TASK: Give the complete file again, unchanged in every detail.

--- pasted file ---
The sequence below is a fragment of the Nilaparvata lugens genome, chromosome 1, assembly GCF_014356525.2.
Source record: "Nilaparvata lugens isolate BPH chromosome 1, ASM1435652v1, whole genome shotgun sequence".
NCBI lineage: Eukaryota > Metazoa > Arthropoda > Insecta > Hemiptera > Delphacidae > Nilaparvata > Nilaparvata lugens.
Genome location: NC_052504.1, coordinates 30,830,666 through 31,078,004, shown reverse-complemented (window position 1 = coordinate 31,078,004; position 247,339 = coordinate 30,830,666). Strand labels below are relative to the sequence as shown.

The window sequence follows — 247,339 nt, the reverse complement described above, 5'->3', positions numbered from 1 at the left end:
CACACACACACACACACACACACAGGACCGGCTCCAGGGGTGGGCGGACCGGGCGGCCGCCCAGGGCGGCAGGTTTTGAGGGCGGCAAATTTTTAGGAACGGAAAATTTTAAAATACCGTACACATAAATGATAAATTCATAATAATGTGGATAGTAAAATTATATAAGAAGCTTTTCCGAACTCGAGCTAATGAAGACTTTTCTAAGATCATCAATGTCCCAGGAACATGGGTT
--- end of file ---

The sequence below is a fragment of the Nilaparvata lugens genome, chromosome 1, assembly GCF_014356525.2.
Source record: "Nilaparvata lugens isolate BPH chromosome 1, ASM1435652v1, whole genome shotgun sequence".
NCBI lineage: Eukaryota > Metazoa > Arthropoda > Insecta > Hemiptera > Delphacidae > Nilaparvata > Nilaparvata lugens.
Genome location: NC_052504.1, coordinates 30,830,666 through 31,078,004, shown reverse-complemented (window position 1 = coordinate 31,078,004; position 247,339 = coordinate 30,830,666). Strand labels below are relative to the sequence as shown.

The window sequence follows — 247,339 nt, the reverse complement described above, 5'->3', positions numbered from 1 at the left end:
CACACACACACACACACACACACAGGACCGGCTCCAGGGGTGGGCGGACCGGGCGGCCGCCCAGGGCGGCAGGTTTTGAGGGCGGCAAATTTTTAGGAACGGAAAATTTTAAAATACCGTACACATAAATGATAAATTCATAATAATGTGGATAGTAAAATTATATAAGAAGCTTTTCCGAACTCGAGCTAATGAAGACTTTTCTAAGATCATCAATGTCCCAGGAACATGGGTT